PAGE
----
A different class of van der Waals magnets

The so-called van der Waals materials consist of two-dimensional layers bound by weak van der Waals forces. After the isolation of graphene, the field of two-dimensional van der Waals materials has experienced an explosive growth and new families of two-dimensional systems and block-layered bulk materials, such as tetradymite-like topological insulators – electronic materials that have a bulk band gap like an ordinary insulator but have conducting states on their edge or surface.

This growth has been fuelled mainly by the possibility of tuning a set of remarkable electronic properties using an array of methods (thickness control, doping, intercalation, proximity effects, to name a few) coupled with a relative simplicity of fabrication. These two characteristics are what make the layered van der Waals materials attractive from both practical and fundamental points of view.

However, the important step towards magnetic functionalization of the inherently nonmagnetic layered van der Waals materials and a controllable fabrication of the resulting hybrid systems has proven challenging. As a matter of fact, the field of two-dimensional van der Waals magnets is in its infancy and many more materials with new properties are to be explored. In particular, van der Waals antiferromagnets are expected to be of great interest. Antiferromagnetism occurs below a certain temperature, named after Louis Néel, when an ordered array of atomic magnetic moments spontaneously forms in which alternate moments have opposite directions. There is therefore no net resultant magnetic moment in the absence of an applied field.

Figure 1. An MBT crystal consists of seven atomic blocks or septuple layers in the sequence of Te-Bi-Te-Mn-Te-Bi-Te stacked along the c-axis. Upon cleaving along the (001) surface, the termination layer is typically a Te layer followed by a Bi layer. Mn atoms form a triangular lattice in each septuple layer with an ABC stacking order between the layers. From M. M. Otrokov et al (2019)

The layered van der Waals compound MnBi2Te4 was reported a few years ago as the first ever antiferromagnetic topological insulator. MnBi2Te4 (MBT) and related compounds MnBi2nTe3n+1 are synthesized materials that combine electronic topology with intrinsic magnetic order (i.e., not via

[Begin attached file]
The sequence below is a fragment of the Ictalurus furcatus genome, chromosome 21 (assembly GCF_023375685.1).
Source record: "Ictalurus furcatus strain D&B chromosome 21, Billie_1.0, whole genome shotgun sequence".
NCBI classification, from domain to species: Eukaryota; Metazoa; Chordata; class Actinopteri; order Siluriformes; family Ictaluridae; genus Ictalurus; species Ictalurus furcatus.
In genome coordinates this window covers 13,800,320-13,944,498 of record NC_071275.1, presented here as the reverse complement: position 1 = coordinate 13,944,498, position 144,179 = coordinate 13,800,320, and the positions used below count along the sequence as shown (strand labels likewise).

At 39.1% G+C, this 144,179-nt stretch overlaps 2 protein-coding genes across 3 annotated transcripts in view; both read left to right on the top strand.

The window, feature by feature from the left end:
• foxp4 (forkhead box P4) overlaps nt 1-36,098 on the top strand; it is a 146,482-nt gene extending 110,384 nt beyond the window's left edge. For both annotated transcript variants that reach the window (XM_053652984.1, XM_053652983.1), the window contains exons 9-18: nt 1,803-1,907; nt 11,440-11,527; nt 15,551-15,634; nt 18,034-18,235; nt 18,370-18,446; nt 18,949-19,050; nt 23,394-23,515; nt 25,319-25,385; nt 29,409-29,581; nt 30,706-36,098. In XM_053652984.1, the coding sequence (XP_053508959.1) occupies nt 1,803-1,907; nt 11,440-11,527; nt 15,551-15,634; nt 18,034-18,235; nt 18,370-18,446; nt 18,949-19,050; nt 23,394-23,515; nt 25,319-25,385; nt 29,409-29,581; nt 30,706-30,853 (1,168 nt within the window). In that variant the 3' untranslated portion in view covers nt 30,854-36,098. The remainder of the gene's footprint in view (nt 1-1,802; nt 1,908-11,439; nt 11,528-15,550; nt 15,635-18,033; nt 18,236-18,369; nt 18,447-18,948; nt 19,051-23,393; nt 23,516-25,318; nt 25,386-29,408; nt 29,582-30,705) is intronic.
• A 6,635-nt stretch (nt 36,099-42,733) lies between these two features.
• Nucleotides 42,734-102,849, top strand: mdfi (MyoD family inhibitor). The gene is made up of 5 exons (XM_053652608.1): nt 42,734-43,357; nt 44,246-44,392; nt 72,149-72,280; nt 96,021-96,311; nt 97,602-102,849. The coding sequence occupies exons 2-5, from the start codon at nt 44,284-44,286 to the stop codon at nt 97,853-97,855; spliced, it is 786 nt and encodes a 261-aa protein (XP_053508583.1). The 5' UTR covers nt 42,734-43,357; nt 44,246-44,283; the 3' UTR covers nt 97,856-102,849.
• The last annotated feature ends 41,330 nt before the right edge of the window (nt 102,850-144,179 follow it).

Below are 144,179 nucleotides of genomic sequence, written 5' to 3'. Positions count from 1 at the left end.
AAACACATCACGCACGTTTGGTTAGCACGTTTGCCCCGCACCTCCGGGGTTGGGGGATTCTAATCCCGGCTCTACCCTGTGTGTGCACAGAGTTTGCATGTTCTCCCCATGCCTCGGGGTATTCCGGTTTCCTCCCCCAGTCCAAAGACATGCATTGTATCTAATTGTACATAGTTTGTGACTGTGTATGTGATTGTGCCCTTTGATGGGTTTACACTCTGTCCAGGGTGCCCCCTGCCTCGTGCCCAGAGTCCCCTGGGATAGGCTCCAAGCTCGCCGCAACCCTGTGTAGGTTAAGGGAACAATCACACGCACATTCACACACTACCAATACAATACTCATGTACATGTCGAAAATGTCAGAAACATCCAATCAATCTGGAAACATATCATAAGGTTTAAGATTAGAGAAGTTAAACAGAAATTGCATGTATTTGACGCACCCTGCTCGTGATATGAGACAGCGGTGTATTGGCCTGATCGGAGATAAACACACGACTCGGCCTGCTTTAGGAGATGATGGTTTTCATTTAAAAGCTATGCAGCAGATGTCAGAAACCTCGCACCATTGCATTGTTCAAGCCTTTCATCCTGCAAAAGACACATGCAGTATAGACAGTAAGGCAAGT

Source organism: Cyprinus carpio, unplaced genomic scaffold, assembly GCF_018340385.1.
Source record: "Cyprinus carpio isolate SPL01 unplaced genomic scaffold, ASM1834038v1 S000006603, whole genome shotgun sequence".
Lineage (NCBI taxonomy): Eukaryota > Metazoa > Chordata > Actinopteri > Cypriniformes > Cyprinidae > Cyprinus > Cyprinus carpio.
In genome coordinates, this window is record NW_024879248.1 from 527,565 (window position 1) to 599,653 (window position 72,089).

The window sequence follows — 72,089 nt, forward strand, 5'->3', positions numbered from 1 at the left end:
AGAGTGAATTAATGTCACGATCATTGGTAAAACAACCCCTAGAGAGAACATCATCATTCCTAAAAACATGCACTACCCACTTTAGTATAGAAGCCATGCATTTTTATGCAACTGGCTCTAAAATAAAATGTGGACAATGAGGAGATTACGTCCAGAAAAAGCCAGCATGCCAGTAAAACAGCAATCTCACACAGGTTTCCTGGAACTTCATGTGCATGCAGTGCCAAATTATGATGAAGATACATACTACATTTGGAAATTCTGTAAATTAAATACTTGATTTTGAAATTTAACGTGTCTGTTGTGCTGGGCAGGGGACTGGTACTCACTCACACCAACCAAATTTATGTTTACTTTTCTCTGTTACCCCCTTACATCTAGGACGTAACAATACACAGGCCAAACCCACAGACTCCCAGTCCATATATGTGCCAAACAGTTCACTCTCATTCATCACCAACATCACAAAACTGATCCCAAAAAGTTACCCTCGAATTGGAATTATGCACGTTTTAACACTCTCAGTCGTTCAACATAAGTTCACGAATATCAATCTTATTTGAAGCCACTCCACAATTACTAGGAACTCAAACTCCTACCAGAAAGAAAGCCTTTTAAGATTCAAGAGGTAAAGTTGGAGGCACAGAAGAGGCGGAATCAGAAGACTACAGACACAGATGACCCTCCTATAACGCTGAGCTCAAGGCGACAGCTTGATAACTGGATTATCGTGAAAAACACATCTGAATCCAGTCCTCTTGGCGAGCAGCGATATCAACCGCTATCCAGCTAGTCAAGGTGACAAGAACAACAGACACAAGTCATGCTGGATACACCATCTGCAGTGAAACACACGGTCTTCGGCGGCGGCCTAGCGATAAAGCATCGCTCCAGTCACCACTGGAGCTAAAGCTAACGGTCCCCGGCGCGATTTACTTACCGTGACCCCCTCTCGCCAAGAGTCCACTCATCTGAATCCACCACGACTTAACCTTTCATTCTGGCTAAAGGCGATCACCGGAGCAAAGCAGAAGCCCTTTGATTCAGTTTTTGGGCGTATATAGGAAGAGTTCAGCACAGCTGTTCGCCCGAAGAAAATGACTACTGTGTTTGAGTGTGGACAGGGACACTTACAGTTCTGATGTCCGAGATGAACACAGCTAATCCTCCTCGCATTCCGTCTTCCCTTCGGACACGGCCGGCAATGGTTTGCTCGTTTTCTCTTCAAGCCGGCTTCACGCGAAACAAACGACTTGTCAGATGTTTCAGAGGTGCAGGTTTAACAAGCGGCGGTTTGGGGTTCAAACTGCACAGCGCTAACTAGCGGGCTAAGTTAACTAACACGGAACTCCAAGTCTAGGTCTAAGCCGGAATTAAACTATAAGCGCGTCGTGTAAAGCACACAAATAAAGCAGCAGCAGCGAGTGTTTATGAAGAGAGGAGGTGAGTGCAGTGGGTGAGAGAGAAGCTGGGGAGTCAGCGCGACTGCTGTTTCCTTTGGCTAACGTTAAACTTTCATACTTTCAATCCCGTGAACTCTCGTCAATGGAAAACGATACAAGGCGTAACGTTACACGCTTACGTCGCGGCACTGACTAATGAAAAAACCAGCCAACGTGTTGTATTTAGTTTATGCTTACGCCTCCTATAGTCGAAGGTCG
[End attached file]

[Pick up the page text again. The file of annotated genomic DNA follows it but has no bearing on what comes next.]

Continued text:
dilute magnetic dopants). Now, a team of researchers has investigated 1 magnons (also called spin waves, magnons are collective oscillations associated with magnetic systems) and magnetic fluctuations in MBT in the ultrathin thickness limit using Raman spectroscopy measurements.

Figure 2. Magnetic lattice, phase diagram, and magnon modes. In a) an illustration of two triangular magnetic lattices formed by Mn ions in the top (bottom) layer indicated by dark (light) purple spheres. The layers follow an ABC stacking order (see Figure 1).

While the electronic topological properties originate from the Bi and Te layers, the long-range spin ordering is attributed to the magnetic Mn2+ ion layers. The interplay between magnetism and electronic topology has been shown to be thickness-dependent. Although single septuple layer MBT is topologically trivial, two or more septuple layers present distinct topological phases according to their magnetic order and number of layers. At low temperature, the Mn moments in each septuple layer are ferromagnetically ordered while the Mn moments in the adjacent septuple layer exhibit an antiferromagnetic order, leading to a vanishing net magnetic moment in samples with an even number of septuple layers.

The researchers focused on two septuple layers partially because it represents the thinnest sample in which MBT exhibits all three possible magnetic orders: antiferromagnetic, canted-antiferromagnetic, and ferromagnetic when an external magnetic field perpendicular to the 2D plane is tuned. They observed a long-wavelength magnon mode at low temperature under both zero and finite external magnetic fields and in all three magnetic phases, revealing the formation of long-range magnetic order. In the antiferromagnetic phase, the unusual selection rule and the lack of magnetic field-dependent frequency shift suggest that two-magnon scattering leads to the observed mode.

Using spin-wave theory, the authors calculate the spin-wave gap at zero magnetic field with values for anisotropy energy and interlayer exchange in the bilayer. The energetic terms as well as the magnon selection rules suggest that MBTs are in a different class of van der Waals magnets from the widely studied CrI3. Magnetic fluctuations in the few-layer samples and a bulk crystal were found to increase with decreasing layer thickness, which may contribute to a less robust magnetic order in single layers.

Author: César Tomé López is a science writer and the editor of Mapping Ignorance

Disclaimer: Parts of this article may have been copied verbatim or almost verbatim from the referenced research paper/s.


  1. David Lujan, Jeongheon Choe, Martin Rodriguez-Vega, Zhipeng Ye, Aritz Leonardo, T. Nathan Nunley, Liang-Juan Chang, Shang-Fan Lee, Jiaqiang Yan, Gregory A. Fiete, Rui He & Xiaoqin Li (2022) Magnons and magnetic fluctuations in atomically thin MnBi2Te4Nature Communications doi: 10.1038/s41467-022-29996-w

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